Dick Allen, the scarred star

DICK ALLEN sends a message while playing first base (Jerry Howard’s collection).

Last Sunday Major League Baseball celebrated the 100th anniversary of the founding of the Negro National League, the first of seven different Negro Leagues formed between 1920 and 1960. Beyond such innovations as catcher’s shin guards, night baseball, and the more finessed, small-ball style of play later adopted by MLB during the 50s and 60s, the Negro Leagues were the first to feature ball clubs that were owned, operated and managed by Black people.

In addition to that, the ticket and concessions salespeople, the fans in attendance, and the umpires and ball players were Black as well. The teams played in their own stadiums, some of which were built during the Depression. Traveling conditions weren’t easy for these teams during the Jim Crow era, but two factors made the leagues appealing for both players and fans alike: there was no discrimination at the ballpark, and the level of baseball being played during the 1920s and ’30s almost certainly exceeded that of the white Major Leagues.

The first time I saw Dick Allen play was in the 1967 All Star Game at Anaheim Stadium. My father got my brother and I tickets and the three of us sat in the temporary bleachers past left field that had been set up for the game. It was a 16-inning snoozefest that ended with the National League winning, 2-1.

Three solo home runs accounted for all the scoring, one of which was a blast to right-center by Allen. I became a fan of his and followed his successful and very controversial 14-year career. Over a 10-year span, much of it during an era of dominant pitching, his offensive production was arguably the best in the league. He was one of the very few hitters I’ve seen who could make a ballpark look smaller.

Allen was one of the first Blacks in the Philly organization and from his time in the minors in Arkansas he was exposed to virulent racial abuse. This would continue into his time in Philadelphia, where batteries were thrown at him from the upper deck. He would wear a helmet when he played in the field for the rest of his career.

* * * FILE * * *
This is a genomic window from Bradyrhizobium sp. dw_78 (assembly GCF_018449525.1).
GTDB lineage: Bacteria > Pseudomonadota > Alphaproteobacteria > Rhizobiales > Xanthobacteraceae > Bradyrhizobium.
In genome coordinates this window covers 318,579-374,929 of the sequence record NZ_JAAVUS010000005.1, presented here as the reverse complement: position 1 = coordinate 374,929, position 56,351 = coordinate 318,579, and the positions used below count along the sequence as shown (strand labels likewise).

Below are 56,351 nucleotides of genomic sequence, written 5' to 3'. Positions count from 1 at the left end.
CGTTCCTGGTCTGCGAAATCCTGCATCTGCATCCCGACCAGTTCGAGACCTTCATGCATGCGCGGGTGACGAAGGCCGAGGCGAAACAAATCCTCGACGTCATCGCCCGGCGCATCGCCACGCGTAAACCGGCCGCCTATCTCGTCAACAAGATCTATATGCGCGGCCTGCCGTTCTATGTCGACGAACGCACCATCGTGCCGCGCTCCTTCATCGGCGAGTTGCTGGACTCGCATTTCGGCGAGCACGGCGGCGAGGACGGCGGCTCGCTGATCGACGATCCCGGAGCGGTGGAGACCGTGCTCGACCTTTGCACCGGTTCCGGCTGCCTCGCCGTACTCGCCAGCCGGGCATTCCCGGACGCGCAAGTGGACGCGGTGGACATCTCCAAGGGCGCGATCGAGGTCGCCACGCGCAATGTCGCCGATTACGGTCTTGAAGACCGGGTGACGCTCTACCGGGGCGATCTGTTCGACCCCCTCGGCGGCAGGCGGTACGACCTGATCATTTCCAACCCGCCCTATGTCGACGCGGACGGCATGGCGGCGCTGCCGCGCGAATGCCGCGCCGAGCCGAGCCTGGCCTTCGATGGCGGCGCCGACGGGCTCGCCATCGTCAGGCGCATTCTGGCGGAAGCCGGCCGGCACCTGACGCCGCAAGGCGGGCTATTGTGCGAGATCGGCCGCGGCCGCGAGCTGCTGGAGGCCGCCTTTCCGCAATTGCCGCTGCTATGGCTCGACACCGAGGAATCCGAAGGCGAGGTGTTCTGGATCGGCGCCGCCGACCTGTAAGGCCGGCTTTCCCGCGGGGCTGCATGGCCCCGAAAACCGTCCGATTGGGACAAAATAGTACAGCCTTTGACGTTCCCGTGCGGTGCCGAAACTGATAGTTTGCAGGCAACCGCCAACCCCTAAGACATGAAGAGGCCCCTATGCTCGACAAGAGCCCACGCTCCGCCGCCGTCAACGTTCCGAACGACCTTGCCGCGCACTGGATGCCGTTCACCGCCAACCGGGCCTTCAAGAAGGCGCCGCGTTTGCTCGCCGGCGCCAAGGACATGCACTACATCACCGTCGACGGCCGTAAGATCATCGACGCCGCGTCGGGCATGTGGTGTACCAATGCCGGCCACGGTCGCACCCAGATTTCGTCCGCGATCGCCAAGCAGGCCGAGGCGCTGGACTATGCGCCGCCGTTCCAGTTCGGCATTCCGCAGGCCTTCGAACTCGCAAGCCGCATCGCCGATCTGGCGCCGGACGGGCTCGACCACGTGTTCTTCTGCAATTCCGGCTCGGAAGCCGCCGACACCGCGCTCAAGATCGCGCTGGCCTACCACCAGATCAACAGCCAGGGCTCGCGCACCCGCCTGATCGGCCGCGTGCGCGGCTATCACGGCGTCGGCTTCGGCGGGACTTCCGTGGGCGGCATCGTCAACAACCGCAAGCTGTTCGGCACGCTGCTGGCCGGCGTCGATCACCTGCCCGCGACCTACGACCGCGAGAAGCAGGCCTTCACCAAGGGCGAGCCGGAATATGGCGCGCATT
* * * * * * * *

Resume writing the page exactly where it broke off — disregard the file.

Allen was a very sharp, complicated, and misunderstood guy during his playing years. His first stay in Philadelphia was unfairly defined by an incident with a teammate over racial remarks. Allen was never going to be “just happy to be here” and during the racially volatile ’60s he was viewed by a good deal of the press and public as having an “attitude.” By the time he was traded by the Phillies he was scratching messages in the dirt on the infield near first base.

Today, the controversy that swirled around Allen is viewed a different way. Near the end of his career he would return to Philadelphia and there would be reconciliation. Mike Schmidt credits him with being a hitting mentor to him during this period.  In the city where he was once reviled, he is now employed as a “baseball ambassador” by the Phillies and the team is going to retire his number next month.

Allen’s journey was a troubled one and, despite his achievements, is still nagged by questions of unfulfilled potential. This year may be MLB’s last, best chance to gain some redemption it probably doesn’t deserve by electing him to the Hall of Fame.

During the 1990s there was a small baseball card shop near the donut shop around the corner from my house. One Saturday Dick Allen was there signing autographs. I brought my son to the tiny event and while we stood in line I wondered what I would ask him.

When it was our turn I said to my son, “This is Mr. Dick Allen. He was a great hitter and one of the best base runners I’ve ever seen.”

Allen looked up at my son, nodded and said, “Base runner, not base stealer.” We talked a little bit and he told me about his horses. He stood up and I was stunned. The hitter who used the biggest bat in the majors, was renowned for several tape measure jobs over 500 feet, and could visibly shrink a ballpark, was about my size. Sure, his upper body looked considerably different, but I realized at that moment it wasn’t about the strength. It was the swing. Then I thought of what I’d ask him.

“Was there anything in your career that you wish was different?”

He looked at me and, with no hesitation whatsoever, he answered.

“I wish I could have played in the Negro Leagues.”

Jerry Howard’s “Baseball Notes” column appears on Fridays.


2 replies »

  1. I always think this way: “Walk a mile in my shoes”…It is a very old saying taken from the native American people, I believe….moccasins…..I always thing…How would I feel if I was : Black, or Asian, or Mexican, or Russian, or middle eastern…living in America today. I think if everyone would stop and contemplate this thought, their understanding of those various people would become more real. IF he had play in the Negro League, he would have really experienced the thrill of a home run, being celebrated by his team mates and the fans. they would have hugged him and given him the respect he deserved……not just a paycheck for being on a team where his fellow teammates did not love him for his good playing. I understand that completely.

  2. I just re read the column…wondering..where was that baseball card shop? was it on Beach near Elbras Cafe?? It was owned by my high school friends son David Kolker I think was his last name.. Anyway…David hassle great stories to tell about things he has bought and sold…

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